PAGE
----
UNITED STATES OF AMERICA v. CHANDLER, No. 1:2015cv08537 - Document 6 (D.N.J. 2017)

Court Description: OPINION. Signed by Judge Robert B. Kugler on 1/10/2017. (dmr)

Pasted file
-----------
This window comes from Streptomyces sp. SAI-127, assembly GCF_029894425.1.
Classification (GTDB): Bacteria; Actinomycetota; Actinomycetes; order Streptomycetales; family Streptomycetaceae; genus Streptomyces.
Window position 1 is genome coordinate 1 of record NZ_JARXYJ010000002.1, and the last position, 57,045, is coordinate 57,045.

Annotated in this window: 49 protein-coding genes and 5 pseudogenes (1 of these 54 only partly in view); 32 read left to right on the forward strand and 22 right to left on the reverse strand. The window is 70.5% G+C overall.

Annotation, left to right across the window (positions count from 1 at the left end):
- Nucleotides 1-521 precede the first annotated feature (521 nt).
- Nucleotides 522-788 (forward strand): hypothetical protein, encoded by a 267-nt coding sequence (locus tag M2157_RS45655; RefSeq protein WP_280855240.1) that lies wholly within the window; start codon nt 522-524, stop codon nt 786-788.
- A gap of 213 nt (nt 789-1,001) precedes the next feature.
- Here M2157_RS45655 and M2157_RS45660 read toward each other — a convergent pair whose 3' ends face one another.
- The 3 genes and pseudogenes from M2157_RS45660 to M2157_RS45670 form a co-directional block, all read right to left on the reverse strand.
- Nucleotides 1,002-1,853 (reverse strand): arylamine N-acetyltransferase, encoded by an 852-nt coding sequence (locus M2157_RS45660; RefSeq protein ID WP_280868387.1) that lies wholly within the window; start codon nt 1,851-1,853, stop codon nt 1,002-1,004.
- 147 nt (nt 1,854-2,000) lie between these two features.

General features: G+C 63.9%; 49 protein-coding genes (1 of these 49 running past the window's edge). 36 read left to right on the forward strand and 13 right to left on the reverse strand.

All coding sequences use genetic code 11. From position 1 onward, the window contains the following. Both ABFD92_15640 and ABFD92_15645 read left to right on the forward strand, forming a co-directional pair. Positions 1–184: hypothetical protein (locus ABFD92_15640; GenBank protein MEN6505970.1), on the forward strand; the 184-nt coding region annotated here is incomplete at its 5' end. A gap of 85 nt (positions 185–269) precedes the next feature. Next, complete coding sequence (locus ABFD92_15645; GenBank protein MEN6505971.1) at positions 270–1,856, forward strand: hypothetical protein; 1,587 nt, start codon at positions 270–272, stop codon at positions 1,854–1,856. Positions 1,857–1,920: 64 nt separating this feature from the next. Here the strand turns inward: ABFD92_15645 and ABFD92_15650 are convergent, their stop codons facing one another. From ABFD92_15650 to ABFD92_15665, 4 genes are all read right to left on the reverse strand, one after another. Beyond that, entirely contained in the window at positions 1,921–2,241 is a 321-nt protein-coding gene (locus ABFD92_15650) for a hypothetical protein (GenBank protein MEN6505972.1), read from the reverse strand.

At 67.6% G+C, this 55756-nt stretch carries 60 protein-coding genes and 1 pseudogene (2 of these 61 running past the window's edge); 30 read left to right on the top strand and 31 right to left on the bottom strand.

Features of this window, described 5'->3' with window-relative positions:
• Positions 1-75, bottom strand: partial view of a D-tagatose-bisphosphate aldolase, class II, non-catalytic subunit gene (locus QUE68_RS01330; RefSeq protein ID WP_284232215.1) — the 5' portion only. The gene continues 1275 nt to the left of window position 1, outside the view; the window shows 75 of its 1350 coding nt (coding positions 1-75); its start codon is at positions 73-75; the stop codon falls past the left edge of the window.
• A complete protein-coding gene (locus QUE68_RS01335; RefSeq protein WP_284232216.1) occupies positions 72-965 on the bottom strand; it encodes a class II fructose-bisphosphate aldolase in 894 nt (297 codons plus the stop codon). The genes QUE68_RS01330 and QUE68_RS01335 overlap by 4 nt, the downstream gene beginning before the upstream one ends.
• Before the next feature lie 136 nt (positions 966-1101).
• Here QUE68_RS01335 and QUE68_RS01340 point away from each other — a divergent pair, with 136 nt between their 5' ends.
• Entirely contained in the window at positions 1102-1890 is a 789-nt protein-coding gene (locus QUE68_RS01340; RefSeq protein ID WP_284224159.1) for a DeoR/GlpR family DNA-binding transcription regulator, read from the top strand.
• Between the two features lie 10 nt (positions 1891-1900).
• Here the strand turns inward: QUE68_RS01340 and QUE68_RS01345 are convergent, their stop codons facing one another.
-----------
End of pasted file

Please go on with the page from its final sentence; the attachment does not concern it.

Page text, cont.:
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UNITED STATES OF AMERICA v. CHANDLER Doc. 6 NOT FOR PUBLICATION (Doc. No. 5) UNITED STATES DISTRICT COURT FOR THE DISTRICT OF NEW JERSEY : : : : : : : : : : : : UNITED STATES OF AMERICA, Plaintiff, v. BRONELL CHANDLER, Defendant. Civil. No. 15-8537 (RBK/KMW) OPINION Kugler, United States District Judge: This suit arises from Bronnell Chandler (“Defendant”)’s failure to pay adequate income taxes for tax years 1999-2004, 2006-2007, and 2013-2014. Plaintiff, the United States of America, brings this suit against Defendant to reduce to judgment the tax assessments made against Defendant by the Internal Revenue Service. Presently before the Court is the United States’s motion for entry of default judgment against Defendant as to Count I. (Doc. No. 5). For the reasons set forth below, Plaintiff’s Motion is GRANTED. I. FACTUAL BACKGROUND AND PROCEDURAL HISTORY The United States avers that Defendant has failed to meet his tax liabilities. An agent of the Secretary of the Treasury (“the Secretary”) has made a number of income tax assessments against Defendant. Compl. ¶ 7 (Doc. No. 1).1 The Secretary provided Defendant with lawful 1 The Secretary’s agent assessed tax liabilities of $7,466 for tax year 1999, $17,020 for tax year 2000, $11,893 for tax year 2001, and $11,932 for tax year 2002 on December 12, 2005. Id. The Secretary’s agent then assessed tax liabilities of $8,566 for tax year 2003, $3,666 for tax year 2004, and $9,801 for tax year 2006 on January 12, 2009. Id. The Secretary’s agent assessed tax liability of $4,618 for tax year 2007 on October 12, 2012. Id. Finally, the 1 Dockets.Justia.com notice and demand for payment of his tax liabilities. Id.¶ 8. Defendant has not satisfied these tax liabilities and the liabilities have accrued statutory penalties and interest. Id. ¶ 9. As of July 1, 2016, Defendant owed the United States $137,239.40, plus costs and interests that continue to accrue. Id. ¶ 10. The United States brought this suit against Defendant on December 9, 2015. Compl. Defendant was served on January 16, 2016. (Doc. No. 3). The Clerk entered a default against Defendant for failure to plead or otherwise defend the action on March 15, 2016. (Doc. No. 4). The United States moved for default judgment as to Count I of its complaint on July 15, 2016. (Doc. No. 5). Defendant has not made an appearance or otherwise responded to the instant motion. II. STANDARD Federal Rule of Civil Procedure 55(b)(2) allows the Court, upon plaintiff’s motion, to enter default judgment against a defendant that has failed to plead or otherwise defend a claim for affirmative relief. The Court should accept as true all well-pleaded factual allegations in the complaint by virtue of the defendant’s default except for those allegations pertaining to damages. Chanel, Inc. v. Gordashevsky, 448 F. Supp. 2d 532, 536 (D.N.J. 2008) (citing Comdyne I, Inc. v. Corbin, 908 F.2d 1142, 1149 (3d Cir. 1990)). The Court also does not adopt Plaintiff’s legal conclusions because whether the facts set forth an actionable claim is for the Court to decide. Doe v. Simone, No. 12-5825, 2013 WL 3772532, at *2 (D.N.J. July 17, 2013). While the decision to enter default judgment is left principally to the discretion of the district court, there is a well-established preference in the Third Circuit that cases be decided on the merits rather than by default judgment whenever practicable. Hritz v. Woma Corp., 732 F.2d Secretary’s agent assessed tax liability of $2,105 for tax year 2013 and $1,589 for tax year 2014 on October 12, 2015. Id. 2 1178, 1180-81 (3d Cir. 1984). Consequently, the Court must address a number of issues before deciding whether a default judgment is warranted in the instant case. If the Court finds default judgment to be appropriate, the next step is for the Court to determine a proper award of damages. III. DISCUSSION AND ANALYSIS A. Appropriateness of Default Judgment i. The Court’s Jurisdiction First, the Court must determine whether it has both subject matter jurisdiction over Plaintiff’s cause of action and personal jurisdiction over the defendant. See U.S. Life Ins. Co. in N.Y.C. v. Romash, No. 09–3510, 2010 WL2400163, at *1 (D.N.J. June 9, 2010). In this case, the United States is the Plaintiff. As such, this Court has jurisdiction pursuant to 28 U.S.C. section 1345. This case also regards the Internal Revenue Code, leading to jurisdiction pursuant to 28 U.S.C. section 1340. Furthermore, section 7402 of the Internal Revenue Code states that “district courts of the United States at the instance of the United States shall have such jurisdiction to make and issue in civil actions . . . to render such judgments and decrees as may be necessary or appropriate for the enforcement of the internal revenue laws.” I.R.C. § 7402(a). Thus, this Court has subject matter jurisdiction over the instant action. This Court also has personal jurisdiction over the Defendant in the form of general jurisdiction because Defendant has “continuous and substantial” contacts with the forum state as a citizen of New Jersey. See Provident Nat’l Bank v. Fed. Sav. & Loan Ass’n 819 F.2d 434, 437 (3d Cir. 1987) (citations omitted). 3 ii. Entry of Default Second, the Court must ensure that the entry of default under Rule 55(a) was appropriate. Rule 55(a) directs the Clerk of the Court to enter a party’s default when that party “against whom a judgment for affirmative relief is sought has failed to plead or otherwise defend, and that failure is shown by affidavit or otherwise.” In this case, Defendant was properly served with a summons in December 2015 and has made no attempt to answer or defend the action. Accordingly, the Clerk appropriately issued the entry of default under Rule 55(a). iii. Fitness of Defendants to be Subject to Default Judgment Third, the Court will confirm that the defaulting parties are not infants or incompetent persons, or persons in military service exempted from default judgment. See Fed. R. Civ. P. 55(b)(2); 50 U.S.C. App. § 501 et seq. (2006) (codification of the Servicemembers Civil Relief Act of 2003). In this case, Plaintiff's counsel avers that Defendant is neither an infant nor an incompetent person. Decl. of Beatriz T. Saiz ¶ 6 (Doc. No. 4-2). Counsel states this upon information and belief, and her good faith affirmation is sufficient to comply with Rule 55(b)(2). See Firstbank Puerto Rico v. Jaymo Props., LLC, 379 F. App'x 166, 170 (3d Cir. 2010). Further, Plaintiff's counsel has submitted documentation from the Department of Defense Manpower Data Center indicating that Defendant has never performed military service that would trigger the protections against default judgment afforded by the Servicemembers Civil Relief Act. Saiz Decl, Ex. A (Doc. No. 4-3). iv. Plaintiff’s Cause of Action Fourth, the Court must determine whether Plaintiff’s Complaint states a proper cause of action against Defendant. In performing the inquiry into a cause of action, the Court accepts as true a plaintiff’s well-pleaded factual allegation while disregarding its mere legal conclusions. 4 See Directv, Inc. v. Asher, No. 03–1969, 2006 WL 680533, at *1 (D.N.J. Mar. 14, 2006) (citing 10A Charles A. Wright, Arthur R. Miller & Mary Kay Kane, Federal Practice and Procedure § 2688, at 58-59 (3d ed. 1998)). Plaintiff has plead that the Secretary of the Treasury authorized and requested that the instant action be pursued by the Attorney General pursuant to Internal Revenue Code § 7401. Compl. Plaintiff has also adequately plead the amount of Defendant’s assessed tax and Plaintiff’s previous demand for such taxes. Compl. ¶¶ 1, 7-10. The Court notes that it is “well established” that the government’s tax assessments are “entitled to a legal presumption of correctness[.]” United States v. Fior D’Italia, Inc., 536 U.S. 238, 242 (2002). Accordingly, the Court finds that the allegations set forth in the complaint to recover unpaid taxes are sufficient to state a claim against Defendant. v. Emcasco Factors Finally, the Court must consider the so-called Emcasco factors when determining whether to enter default judgment. The Court considers: (1) whether the defaulting party has a meritorious defense; (2) the prejudice suffered by the plaintiff seeking default; and (3) the defaulting party’s culpability in bringing about default. Bridges Fin. Grp., Inc. v. Beech Hill Co., Inc., No. 09-2686, 2011 WL 1485435, at *3 (D.N.J. Apr.18, 2011) (citing Doug Brady, Inc. v. N.J. Bldg. Laborers Statewide Funds, 250 F.R.D. 171, 177 (D.N.J. 2008) (citing Emcasco Ins. Co. v. Sambrick, 834 F.2d 71, 74 (3d Cir. 1987))). The Court finds that all three factors favor granting default judgment. First, there is no showing that Defendant has a cognizable defense to Plaintiff’s claim for deficient taxes. Second, because Defendant has wholly failed to answer the Complaint or otherwise appear, Plaintiff suffers prejudice if it does not receive a default judgment because it has no alternative means of vindicating its claim against the defaulting party. See Directv v. 5 Asher, 2006 WL 680533, at *2. Third, the Defendant’s failure to respond permits the Court to draw an inference of culpability on his part. See Surdi v. Prudential Ins. Co. of Am., No. 08-225, 2008 WL 4280081, at *2 (D.N.J. Sept. 8, 2008) (citing Palmer v. Slaughter, No. 99-899, 2000 WL 1010261, at *2 (D. Del. July 13, 2000)). Therefore, the Emcasco factors weigh in favor of entering default judgment. Plaintiff is entitled to a default judgment against Defendants B. Damages Plaintiff seeks actual damages of $137,239.40 of tax debt, plus pre-judgment and postjudgment interest as allowed by Internal Revenue Code section 6621. The Court has already noted that that the government’s tax assessments are “entitled to a legal presumption of correctness[.]” Fior D’Italia, Inc., 536 U.S. at 242. The United States submitted documentation supporting their contention that Defendant owes $137,239.40 for deficient taxes. Decl. of Beatriz T. Saiz ¶ 4. Therefore, the Court will award the United States $137,239.40, the balance owed for deficient taxes. Plaintiff also requests pre- and post-judgment interest pursuant to 28 U.S.C. section 1961(c)(1) and Internal Revenue Code section 6621. This interest is prescribed by federal law. Therefore, the Court awards Plaintiff pre- and post-judgment interest as calculated by Internal Revenue Code section 6621. III. CONCLUSION For the reasons stated above, the United States’s Motion for Default Judgment against Defendant is GRANTED. An appropriate order shall issue. Dated: 01/10/2017 s/ Robert B. Kugler ROBERT B. KUGLER United States District Judge 6